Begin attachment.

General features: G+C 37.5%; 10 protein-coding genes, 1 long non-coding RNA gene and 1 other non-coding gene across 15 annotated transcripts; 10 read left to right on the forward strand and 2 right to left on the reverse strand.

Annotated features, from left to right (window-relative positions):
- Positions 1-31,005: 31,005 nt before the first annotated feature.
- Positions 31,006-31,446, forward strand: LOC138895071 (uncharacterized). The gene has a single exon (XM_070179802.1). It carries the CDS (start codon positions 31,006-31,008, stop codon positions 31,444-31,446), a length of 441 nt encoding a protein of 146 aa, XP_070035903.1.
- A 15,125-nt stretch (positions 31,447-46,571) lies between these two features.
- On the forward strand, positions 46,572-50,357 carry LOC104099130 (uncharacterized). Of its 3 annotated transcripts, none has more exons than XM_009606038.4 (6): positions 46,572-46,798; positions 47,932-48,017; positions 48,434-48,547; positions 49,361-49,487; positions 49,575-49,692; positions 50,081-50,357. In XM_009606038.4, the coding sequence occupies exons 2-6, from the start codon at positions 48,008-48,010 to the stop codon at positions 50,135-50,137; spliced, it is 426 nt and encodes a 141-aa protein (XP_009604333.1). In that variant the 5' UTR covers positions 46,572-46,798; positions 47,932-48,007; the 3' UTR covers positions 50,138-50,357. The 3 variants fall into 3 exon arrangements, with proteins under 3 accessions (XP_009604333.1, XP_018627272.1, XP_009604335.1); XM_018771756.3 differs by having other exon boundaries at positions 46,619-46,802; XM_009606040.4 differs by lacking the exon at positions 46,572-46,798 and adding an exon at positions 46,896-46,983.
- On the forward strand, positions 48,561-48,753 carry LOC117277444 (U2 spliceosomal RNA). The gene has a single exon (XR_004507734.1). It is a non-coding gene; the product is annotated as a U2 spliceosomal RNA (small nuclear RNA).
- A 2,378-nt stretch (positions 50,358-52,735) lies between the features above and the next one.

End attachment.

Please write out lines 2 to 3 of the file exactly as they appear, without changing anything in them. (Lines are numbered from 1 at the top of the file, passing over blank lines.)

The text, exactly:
Annotated features, from left to right (window-relative positions):
- Positions 1-31,005: 31,005 nt before the first annotated feature.